In June, a group of Year 11 students and teachers embarked on the annual Alice Springs Immersion, fostering the ongoing connection between our College and the St Joseph’s Flexible Learning Centre. The journey aimed to delve into the culture and beliefs of Australia’s first nations peoples. Throughout the immersion’s first week, our students joined the St Joseph’s Flexi community for school and explored the Arrernte people’s Dreaming stories about country, fully engaging in the indigenous culture. They had firsthand experience in collecting and processing bush medicine, traditionally used for ailments like coughs, colds, and cuts. This knowledge underscored the significance of living harmoniously with the environment, taking only what is necessary.
Another highlight was the group’s journey alongside the Caterpillar Mountain range encircling Mparntwe. This route encompassed culturally significant sites including Clay Pans and Corroboree Rock as well as the Emily, Simpsons and Jessie gaps and Ormiston Gorge. The deep respect the local community held for their culture and willingness to share it left a lasting impact. The immersion extended beyond Alice Springs, encompassing a two-night camping expedition to key cultural landmarks such as Uluṟu, Kata Tjuṯa, and Kings Canyon. Even camping under the stars proved unforgettable, despite a surprise rain shower.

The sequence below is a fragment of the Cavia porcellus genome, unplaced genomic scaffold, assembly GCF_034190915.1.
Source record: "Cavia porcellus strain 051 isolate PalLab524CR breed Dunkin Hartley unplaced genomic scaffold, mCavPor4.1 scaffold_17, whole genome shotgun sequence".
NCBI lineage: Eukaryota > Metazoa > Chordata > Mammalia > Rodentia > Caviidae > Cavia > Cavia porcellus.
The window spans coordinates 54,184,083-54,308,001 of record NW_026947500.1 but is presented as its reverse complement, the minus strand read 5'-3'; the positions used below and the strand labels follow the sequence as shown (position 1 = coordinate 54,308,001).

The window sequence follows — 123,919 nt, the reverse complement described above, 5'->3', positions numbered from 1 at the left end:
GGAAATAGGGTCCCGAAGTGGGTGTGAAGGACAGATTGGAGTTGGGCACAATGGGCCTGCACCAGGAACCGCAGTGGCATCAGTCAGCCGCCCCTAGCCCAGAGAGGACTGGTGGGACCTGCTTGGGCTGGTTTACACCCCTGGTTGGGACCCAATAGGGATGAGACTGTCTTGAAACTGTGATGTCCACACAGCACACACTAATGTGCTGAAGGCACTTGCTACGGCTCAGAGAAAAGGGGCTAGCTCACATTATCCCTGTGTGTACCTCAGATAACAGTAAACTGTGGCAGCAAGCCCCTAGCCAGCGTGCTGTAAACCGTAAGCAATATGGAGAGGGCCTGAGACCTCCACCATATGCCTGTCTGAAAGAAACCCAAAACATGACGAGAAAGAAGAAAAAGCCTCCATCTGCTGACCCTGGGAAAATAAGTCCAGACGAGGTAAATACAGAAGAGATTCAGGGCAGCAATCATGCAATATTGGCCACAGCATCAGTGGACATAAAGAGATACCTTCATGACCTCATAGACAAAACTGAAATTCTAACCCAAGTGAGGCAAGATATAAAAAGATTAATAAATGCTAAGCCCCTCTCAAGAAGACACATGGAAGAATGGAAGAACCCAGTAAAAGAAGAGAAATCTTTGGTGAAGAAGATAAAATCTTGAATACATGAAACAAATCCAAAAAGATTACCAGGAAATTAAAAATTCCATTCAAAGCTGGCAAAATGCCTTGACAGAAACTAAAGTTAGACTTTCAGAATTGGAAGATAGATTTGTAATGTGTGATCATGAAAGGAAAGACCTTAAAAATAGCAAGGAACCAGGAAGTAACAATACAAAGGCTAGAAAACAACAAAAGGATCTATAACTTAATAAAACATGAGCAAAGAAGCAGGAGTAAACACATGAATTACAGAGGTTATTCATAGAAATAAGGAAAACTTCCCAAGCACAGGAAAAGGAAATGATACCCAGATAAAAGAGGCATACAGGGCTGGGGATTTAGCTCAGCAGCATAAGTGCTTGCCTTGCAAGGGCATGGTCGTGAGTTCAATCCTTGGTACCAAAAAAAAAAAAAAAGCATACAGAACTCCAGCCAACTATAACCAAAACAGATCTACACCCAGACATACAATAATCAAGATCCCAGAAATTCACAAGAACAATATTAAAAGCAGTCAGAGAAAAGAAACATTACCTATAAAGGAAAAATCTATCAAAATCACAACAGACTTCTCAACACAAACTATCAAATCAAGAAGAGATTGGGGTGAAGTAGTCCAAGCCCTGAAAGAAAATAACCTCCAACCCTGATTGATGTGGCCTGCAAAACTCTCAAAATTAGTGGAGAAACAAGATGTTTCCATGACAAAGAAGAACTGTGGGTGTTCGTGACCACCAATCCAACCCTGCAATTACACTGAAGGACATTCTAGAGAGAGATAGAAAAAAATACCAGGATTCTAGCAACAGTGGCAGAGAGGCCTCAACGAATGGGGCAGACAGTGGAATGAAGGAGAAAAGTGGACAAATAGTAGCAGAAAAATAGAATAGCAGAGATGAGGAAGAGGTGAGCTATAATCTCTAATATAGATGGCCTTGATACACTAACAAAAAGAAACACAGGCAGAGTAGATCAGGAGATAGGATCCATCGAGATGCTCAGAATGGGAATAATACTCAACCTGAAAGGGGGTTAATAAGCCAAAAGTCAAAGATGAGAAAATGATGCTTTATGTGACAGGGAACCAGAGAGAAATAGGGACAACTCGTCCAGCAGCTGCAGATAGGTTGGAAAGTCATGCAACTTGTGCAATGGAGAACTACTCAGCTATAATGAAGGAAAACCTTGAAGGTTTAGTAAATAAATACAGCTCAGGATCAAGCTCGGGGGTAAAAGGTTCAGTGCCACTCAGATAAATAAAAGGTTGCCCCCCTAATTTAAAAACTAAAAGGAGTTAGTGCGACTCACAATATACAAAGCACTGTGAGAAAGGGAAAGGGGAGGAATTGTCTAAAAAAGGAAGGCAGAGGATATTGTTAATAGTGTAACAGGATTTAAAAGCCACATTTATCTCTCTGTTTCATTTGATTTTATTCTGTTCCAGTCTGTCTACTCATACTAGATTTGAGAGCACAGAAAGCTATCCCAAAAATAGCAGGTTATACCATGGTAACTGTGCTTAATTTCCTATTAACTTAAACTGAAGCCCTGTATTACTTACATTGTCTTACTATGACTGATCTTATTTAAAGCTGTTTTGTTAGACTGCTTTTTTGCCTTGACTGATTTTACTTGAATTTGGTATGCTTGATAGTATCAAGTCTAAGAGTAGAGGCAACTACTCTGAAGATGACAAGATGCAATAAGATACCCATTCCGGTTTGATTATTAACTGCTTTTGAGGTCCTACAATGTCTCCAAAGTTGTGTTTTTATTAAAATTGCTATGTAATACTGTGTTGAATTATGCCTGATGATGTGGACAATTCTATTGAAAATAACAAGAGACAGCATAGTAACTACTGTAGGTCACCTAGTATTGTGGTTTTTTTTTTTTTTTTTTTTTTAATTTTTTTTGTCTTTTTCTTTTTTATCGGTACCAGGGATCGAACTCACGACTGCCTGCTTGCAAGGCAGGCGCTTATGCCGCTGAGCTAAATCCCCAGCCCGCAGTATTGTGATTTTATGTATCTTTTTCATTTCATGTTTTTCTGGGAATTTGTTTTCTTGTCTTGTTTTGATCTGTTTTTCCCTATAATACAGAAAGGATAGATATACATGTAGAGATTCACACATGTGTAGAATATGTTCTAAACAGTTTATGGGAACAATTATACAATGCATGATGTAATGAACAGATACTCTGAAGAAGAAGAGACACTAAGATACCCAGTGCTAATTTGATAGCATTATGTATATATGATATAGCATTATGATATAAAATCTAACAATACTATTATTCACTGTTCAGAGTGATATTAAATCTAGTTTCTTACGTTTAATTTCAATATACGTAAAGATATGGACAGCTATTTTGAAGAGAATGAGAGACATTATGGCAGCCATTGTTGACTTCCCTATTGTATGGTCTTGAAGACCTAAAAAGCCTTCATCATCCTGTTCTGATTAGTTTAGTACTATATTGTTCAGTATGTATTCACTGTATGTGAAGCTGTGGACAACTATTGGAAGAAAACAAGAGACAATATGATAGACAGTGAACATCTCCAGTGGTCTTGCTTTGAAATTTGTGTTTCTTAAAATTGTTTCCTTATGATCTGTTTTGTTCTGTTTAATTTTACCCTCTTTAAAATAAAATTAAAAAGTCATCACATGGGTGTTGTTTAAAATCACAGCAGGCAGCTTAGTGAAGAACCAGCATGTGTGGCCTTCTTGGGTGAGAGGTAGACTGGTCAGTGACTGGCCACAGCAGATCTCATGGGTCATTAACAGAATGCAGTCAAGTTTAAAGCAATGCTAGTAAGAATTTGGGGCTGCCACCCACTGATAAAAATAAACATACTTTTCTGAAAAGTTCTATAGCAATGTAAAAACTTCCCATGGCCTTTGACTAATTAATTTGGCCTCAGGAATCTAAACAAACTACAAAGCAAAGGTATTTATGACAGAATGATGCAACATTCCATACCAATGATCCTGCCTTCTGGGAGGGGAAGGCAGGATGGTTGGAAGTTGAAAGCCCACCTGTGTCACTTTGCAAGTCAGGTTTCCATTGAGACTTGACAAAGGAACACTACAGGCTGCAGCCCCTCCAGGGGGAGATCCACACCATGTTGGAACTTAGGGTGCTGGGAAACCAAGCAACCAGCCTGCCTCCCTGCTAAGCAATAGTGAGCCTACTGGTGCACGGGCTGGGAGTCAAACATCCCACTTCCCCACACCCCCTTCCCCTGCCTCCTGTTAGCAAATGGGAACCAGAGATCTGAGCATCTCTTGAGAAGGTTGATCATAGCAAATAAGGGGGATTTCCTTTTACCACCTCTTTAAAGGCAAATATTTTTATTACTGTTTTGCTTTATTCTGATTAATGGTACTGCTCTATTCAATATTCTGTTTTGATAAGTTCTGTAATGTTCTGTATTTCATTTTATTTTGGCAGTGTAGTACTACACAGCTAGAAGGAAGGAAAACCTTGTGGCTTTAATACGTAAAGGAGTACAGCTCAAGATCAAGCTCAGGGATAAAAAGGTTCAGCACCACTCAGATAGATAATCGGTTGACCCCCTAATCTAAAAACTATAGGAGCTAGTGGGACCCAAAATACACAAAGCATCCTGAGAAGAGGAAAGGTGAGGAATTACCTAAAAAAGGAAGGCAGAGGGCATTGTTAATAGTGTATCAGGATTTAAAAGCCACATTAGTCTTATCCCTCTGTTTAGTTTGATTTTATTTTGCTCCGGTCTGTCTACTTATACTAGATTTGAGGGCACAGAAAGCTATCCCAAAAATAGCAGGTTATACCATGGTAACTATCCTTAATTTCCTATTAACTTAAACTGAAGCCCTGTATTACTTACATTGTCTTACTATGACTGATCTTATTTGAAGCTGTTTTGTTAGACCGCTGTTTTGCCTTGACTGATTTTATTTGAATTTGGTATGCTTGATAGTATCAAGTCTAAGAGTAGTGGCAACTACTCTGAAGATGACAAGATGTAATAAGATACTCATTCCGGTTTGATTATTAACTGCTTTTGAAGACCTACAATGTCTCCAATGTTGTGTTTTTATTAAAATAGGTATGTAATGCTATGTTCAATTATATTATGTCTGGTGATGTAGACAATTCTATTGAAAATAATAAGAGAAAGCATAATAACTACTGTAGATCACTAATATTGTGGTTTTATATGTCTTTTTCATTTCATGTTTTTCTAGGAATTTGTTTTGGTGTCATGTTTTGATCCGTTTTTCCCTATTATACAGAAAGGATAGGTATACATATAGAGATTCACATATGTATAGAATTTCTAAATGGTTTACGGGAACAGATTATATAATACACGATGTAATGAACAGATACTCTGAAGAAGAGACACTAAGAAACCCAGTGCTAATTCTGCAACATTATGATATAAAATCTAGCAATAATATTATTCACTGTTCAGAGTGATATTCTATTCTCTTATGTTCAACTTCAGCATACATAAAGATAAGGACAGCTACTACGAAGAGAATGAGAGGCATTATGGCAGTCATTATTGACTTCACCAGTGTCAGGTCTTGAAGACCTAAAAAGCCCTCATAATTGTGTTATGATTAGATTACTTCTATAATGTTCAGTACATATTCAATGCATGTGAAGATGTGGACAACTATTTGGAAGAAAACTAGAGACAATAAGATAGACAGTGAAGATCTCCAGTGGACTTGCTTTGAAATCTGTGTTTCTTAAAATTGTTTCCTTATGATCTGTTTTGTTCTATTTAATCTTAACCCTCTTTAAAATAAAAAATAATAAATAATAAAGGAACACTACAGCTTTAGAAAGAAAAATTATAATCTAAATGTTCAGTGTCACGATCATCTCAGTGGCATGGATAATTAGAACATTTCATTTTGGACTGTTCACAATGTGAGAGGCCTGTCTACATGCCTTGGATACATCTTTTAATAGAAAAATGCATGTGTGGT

This immersion enabled our students to gain a firsthand experience which challenges stereotypical perceptions about indigenous people, their culture, beliefs and way of life. Armed with this newfound understanding, our students returned with the ability to speak from personal insight, influencing others’ perspectives. This unforgettable journey not only deepened their connection with the land but also changed their outlook on indigenous heritage and the essence of coexistence.